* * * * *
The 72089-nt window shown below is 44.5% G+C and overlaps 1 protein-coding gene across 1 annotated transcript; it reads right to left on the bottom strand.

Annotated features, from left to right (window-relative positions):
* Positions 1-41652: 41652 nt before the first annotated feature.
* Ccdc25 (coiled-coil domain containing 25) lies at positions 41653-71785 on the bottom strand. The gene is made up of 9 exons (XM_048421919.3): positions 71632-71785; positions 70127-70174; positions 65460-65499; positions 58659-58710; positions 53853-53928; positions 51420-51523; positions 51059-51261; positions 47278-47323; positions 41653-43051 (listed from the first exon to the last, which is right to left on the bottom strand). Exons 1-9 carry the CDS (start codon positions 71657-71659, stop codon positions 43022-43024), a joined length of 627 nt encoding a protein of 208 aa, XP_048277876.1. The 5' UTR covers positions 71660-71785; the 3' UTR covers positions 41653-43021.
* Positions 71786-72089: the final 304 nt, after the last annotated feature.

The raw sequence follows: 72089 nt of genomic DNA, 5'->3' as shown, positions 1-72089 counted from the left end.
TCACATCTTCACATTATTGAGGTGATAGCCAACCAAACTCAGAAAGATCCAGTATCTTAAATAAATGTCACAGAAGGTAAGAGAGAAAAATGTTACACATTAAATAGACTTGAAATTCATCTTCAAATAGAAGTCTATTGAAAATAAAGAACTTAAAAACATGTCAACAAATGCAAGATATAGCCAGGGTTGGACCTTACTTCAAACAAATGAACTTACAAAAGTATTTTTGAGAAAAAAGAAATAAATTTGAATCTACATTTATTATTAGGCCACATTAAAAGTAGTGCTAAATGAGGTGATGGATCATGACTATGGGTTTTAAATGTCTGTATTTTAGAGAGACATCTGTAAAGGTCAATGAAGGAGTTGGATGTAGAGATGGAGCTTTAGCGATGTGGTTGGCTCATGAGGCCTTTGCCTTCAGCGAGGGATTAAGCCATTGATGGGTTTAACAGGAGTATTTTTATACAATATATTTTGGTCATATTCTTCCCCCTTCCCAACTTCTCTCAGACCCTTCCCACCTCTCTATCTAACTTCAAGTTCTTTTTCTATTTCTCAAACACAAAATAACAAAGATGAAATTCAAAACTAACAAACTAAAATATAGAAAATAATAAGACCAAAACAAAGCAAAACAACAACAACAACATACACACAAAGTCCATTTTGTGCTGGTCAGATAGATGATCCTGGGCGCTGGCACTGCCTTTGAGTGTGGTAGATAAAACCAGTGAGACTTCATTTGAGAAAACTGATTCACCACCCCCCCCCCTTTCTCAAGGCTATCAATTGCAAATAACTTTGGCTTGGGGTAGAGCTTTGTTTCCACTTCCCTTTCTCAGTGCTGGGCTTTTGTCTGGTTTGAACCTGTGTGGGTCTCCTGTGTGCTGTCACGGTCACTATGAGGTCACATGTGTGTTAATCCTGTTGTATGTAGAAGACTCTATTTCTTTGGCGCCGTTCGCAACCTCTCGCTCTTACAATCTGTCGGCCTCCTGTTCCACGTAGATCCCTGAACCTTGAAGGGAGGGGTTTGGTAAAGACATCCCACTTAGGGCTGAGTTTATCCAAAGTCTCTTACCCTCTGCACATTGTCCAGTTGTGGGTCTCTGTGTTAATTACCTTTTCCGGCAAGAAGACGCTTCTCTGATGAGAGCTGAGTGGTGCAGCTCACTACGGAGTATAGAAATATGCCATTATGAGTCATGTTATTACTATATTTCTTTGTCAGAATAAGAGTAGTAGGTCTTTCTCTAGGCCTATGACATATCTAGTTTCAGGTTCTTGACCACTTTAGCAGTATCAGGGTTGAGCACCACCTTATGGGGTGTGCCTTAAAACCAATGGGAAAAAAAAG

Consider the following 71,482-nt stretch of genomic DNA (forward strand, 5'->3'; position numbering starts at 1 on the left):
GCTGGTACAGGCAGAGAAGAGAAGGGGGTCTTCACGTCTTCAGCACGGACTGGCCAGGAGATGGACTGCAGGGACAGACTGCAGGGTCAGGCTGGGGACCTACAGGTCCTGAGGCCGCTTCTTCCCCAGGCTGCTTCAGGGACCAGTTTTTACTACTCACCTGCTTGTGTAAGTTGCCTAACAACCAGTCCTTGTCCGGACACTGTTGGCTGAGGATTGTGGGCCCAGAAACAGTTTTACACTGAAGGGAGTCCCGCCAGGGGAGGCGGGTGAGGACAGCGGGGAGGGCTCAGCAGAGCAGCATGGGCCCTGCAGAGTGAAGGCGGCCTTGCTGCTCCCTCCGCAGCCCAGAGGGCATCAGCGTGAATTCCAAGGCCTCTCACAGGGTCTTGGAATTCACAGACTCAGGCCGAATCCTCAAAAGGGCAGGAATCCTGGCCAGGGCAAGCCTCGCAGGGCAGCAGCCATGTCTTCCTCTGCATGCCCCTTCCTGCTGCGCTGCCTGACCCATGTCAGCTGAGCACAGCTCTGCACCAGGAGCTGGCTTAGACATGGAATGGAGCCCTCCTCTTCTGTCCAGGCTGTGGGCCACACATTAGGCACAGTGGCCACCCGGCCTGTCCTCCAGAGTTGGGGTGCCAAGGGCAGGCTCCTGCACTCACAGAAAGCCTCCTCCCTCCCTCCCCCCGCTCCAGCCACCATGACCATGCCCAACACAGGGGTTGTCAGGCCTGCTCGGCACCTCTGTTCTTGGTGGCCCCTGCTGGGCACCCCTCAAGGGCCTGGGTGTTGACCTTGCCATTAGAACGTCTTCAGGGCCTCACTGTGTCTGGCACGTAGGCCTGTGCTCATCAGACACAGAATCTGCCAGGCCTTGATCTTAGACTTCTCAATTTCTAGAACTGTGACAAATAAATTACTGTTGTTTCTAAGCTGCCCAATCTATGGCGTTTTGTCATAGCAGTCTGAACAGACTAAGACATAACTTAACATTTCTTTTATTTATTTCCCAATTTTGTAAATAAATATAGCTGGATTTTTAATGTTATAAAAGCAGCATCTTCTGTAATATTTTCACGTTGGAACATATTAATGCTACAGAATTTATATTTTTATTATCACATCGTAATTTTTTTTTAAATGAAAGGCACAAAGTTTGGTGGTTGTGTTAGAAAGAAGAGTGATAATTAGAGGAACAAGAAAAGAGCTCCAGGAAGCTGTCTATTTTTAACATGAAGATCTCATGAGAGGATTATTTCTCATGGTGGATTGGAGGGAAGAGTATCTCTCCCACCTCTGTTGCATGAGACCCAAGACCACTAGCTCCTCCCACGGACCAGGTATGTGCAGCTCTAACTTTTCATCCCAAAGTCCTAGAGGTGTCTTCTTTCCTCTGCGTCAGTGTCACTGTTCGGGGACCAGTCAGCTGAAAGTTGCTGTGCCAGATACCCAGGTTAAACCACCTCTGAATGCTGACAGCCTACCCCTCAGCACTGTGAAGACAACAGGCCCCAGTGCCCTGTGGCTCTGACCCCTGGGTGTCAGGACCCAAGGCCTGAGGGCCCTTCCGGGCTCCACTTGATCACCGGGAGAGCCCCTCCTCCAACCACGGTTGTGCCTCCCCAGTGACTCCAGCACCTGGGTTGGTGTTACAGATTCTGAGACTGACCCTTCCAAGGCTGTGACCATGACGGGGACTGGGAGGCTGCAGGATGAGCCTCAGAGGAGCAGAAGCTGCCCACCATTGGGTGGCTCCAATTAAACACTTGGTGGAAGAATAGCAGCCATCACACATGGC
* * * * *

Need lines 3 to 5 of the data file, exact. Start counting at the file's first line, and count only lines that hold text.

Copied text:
* Positions 1-41652: 41652 nt before the first annotated feature.
* Ccdc25 (coiled-coil domain containing 25) lies at positions 41653-71785 on the bottom strand. The gene is made up of 9 exons (XM_048421919.3): positions 71632-71785; positions 70127-70174; positions 65460-65499; positions 58659-58710; positions 53853-53928; positions 51420-51523; positions 51059-51261; positions 47278-47323; positions 41653-43051 (listed from the first exon to the last, which is right to left on the bottom strand). Exons 1-9 carry the CDS (start codon positions 71657-71659, stop codon positions 43022-43024), a joined length of 627 nt encoding a protein of 208 aa, XP_048277876.1. The 5' UTR covers positions 71660-71785; the 3' UTR covers positions 41653-43021.
* Positions 71786-72089: the final 304 nt, after the last annotated feature.